“9 Rooms Including 0,” an ekphrastic poem responding to Bill Viola’s 1999 art/video exhibition at SFMOMA, was published in Switchback Issue 7, volume 4 (USF, 2008). Listen to the Switchback editors’ podcast discussion of this poem here.
Collaboration: Through My Eyes, a MFA thesis film by Laurence Mazouni; contributed poetry that was incorporated into the film’s narrative (SFSU, 2001)
A Faustian Collection: contributed poems to the (former) NEXA Program (Science & Humanities) student website, at SFSU, for the course: “A Demonic Pact: The Faust Myth in Music & Literature” (SFSU, 1999)
“Amethyst” and “A Crossing” were published in Lady in the Lake (SFSU, 1999)
Somewhere Else, features “Whale Song,” a poetry zine collaboration with poet/cover artist Julie Gesin (1993)
“…and while reading I appreciated and celebrated Rosenthal’s surfacing experimental poetics: playing with pronouns and stirring up multi-narratives inside her lyric, all while claiming that her poetry ‘is / not a magic act.’ Rather, the poet, via documentary, observation, and dream, tries her (Lizard) on now and then ‘in our / leathery skins,’ coexisting with her creation – her poetry.”
“Living in a time where capitalism comes under scope and its ideology is questioned as a systematic way of life, Orphan Machines is timely and spot-on in its wondering whether or not we should be ‘real’ or ‘fake’ in an artificial and duplicitous capitalist society. Staring into our many screens, what does ‘normalcy’ mean anymore with our daily, sometimes obsessive, indulgence in social media? Is the internet today’s ‘real’ social rhizome? And what is having an ‘open privacy’ (25)? Posting private things publicly online?”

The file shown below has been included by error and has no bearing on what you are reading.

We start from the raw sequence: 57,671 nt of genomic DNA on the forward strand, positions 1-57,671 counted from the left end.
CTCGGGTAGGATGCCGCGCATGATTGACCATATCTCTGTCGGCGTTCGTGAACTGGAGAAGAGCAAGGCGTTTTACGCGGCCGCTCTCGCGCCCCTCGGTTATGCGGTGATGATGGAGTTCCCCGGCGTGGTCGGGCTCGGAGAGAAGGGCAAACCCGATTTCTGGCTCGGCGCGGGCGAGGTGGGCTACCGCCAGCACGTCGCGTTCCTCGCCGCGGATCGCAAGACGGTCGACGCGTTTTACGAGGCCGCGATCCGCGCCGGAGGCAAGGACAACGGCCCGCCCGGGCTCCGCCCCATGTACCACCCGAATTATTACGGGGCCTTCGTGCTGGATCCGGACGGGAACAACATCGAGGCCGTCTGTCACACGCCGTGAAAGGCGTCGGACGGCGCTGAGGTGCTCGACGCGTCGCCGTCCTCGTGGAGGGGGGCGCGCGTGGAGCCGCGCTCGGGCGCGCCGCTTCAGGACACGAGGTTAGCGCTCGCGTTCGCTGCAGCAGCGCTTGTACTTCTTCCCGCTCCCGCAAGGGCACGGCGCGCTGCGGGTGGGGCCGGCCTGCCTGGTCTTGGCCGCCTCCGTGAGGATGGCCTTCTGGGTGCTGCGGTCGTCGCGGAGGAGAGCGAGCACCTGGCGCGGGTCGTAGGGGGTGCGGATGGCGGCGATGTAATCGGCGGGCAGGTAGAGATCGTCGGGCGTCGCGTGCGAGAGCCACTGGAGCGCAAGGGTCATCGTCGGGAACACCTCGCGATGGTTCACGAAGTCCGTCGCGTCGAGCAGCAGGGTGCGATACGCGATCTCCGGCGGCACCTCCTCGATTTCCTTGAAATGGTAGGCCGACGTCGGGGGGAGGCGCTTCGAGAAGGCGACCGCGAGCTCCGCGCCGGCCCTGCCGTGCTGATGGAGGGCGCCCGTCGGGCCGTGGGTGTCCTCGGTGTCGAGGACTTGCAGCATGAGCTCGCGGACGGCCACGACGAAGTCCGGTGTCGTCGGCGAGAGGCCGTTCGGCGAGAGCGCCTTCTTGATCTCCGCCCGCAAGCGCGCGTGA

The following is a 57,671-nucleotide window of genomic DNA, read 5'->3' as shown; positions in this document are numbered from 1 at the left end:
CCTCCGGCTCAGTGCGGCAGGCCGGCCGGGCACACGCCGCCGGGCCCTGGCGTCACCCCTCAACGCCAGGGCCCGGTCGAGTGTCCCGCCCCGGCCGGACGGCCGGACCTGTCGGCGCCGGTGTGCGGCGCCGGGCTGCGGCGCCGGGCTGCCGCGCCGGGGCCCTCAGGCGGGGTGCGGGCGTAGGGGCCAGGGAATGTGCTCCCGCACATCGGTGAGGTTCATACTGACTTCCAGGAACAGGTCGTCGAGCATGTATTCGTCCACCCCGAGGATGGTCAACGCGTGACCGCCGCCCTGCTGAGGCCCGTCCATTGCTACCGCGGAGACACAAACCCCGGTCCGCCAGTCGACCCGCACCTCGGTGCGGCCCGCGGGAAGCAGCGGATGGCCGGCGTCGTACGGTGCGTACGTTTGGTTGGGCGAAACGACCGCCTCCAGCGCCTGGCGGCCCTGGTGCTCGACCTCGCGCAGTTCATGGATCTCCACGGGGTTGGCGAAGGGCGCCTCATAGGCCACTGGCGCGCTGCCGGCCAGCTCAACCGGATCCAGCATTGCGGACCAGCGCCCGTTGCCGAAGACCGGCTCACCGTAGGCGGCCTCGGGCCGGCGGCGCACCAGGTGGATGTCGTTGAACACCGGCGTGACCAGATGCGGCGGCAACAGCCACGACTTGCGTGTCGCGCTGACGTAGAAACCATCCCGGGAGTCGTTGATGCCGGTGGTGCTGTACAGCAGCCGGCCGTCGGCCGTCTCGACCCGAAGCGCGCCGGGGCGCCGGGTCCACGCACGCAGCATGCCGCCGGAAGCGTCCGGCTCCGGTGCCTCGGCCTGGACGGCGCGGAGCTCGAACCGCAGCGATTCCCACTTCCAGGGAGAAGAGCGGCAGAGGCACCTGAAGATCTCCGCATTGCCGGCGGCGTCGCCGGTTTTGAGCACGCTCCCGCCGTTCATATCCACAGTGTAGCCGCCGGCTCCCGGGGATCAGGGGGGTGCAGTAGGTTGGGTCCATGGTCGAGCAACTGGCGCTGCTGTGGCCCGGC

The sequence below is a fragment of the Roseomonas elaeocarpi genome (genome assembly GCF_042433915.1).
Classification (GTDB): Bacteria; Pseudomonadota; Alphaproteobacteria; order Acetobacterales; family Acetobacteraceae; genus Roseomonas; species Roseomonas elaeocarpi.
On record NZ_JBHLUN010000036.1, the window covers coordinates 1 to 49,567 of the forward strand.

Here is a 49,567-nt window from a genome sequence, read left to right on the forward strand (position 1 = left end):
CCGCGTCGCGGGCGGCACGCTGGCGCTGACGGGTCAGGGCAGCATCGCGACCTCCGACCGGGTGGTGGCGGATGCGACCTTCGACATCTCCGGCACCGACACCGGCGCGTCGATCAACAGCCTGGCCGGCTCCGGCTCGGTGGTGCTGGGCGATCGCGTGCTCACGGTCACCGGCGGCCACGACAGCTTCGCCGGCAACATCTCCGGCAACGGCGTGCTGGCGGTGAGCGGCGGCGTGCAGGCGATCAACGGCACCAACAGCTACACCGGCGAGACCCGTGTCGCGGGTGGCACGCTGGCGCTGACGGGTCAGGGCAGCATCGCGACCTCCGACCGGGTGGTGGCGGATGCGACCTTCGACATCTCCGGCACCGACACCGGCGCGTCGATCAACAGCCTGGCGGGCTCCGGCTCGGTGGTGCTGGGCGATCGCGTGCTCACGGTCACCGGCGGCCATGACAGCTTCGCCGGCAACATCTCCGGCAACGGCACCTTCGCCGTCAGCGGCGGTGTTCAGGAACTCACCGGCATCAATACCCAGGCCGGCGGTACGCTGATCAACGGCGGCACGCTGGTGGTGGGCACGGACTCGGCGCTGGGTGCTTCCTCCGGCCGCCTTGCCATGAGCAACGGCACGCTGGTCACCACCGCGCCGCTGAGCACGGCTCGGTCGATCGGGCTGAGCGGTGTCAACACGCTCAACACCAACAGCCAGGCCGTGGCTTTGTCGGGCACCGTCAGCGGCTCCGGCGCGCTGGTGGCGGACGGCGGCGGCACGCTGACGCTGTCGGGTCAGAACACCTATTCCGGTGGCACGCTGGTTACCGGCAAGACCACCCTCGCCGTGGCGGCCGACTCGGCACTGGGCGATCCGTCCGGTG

“Memory is a ‘mouthful of bees’ (18) buzzing through the mind at thunderclap speed; ‘childhood glitters’ (55) — in which ‘childhood meant the world was piling up’ (54) — and young adult recollection collide with present adult perspective. lewis shows us how the mind operates, moving from past to present, fine-tuning the ‘white noise’ (39) static of time, ‘and once you admit time past is [actually] infinite / being a child gradually fades away.'”
“Tiff Dressen devises her own abaton made of poetry, taking her reader on a lyrical journey via the dreamscape where song is remedy for loss. Staring into the rich mulberry blue, gold, amber, green (and other colors in-between I can’t find names for) brushstrokes of Fran Herndon’s Triangles, the cover art, the reader is transported to a world half here, half there, and by the end of the collection realizes that s/he came to ‘harvest’ light too as that ‘animal / in whom nothing is lost’ (52) found in dream.”
“Jones, a poet with green roots pulsing in a concrete society, seems to be absorbed by her locale — it feeds and informs her work. With ‘wisps of fog coming in over the hazy headlands,’ the reader is placed on a pine branch right next to Jones, somewhere on a foothill in the East Bay. Like watchful owls eyeing their immediate environs, we, with Jones’ guidance, wonder, embrace, question, despise, stomp, and resurrect this joyful, mournful, and intricate encasing called life.”
“…in his new book, Within the Margin, Tran engages a self-conscious narrator exploring origins and identities (Vietnamese, American, gay, poet, hero, son, brother, mother, father). Language, etymology, family history, and time haunt and thrill the “awkward kid” whose adult voice investigates the intersection of his biographical past and present. ‘Home’ is memory and Tran finds himself there again within his comfort zone…”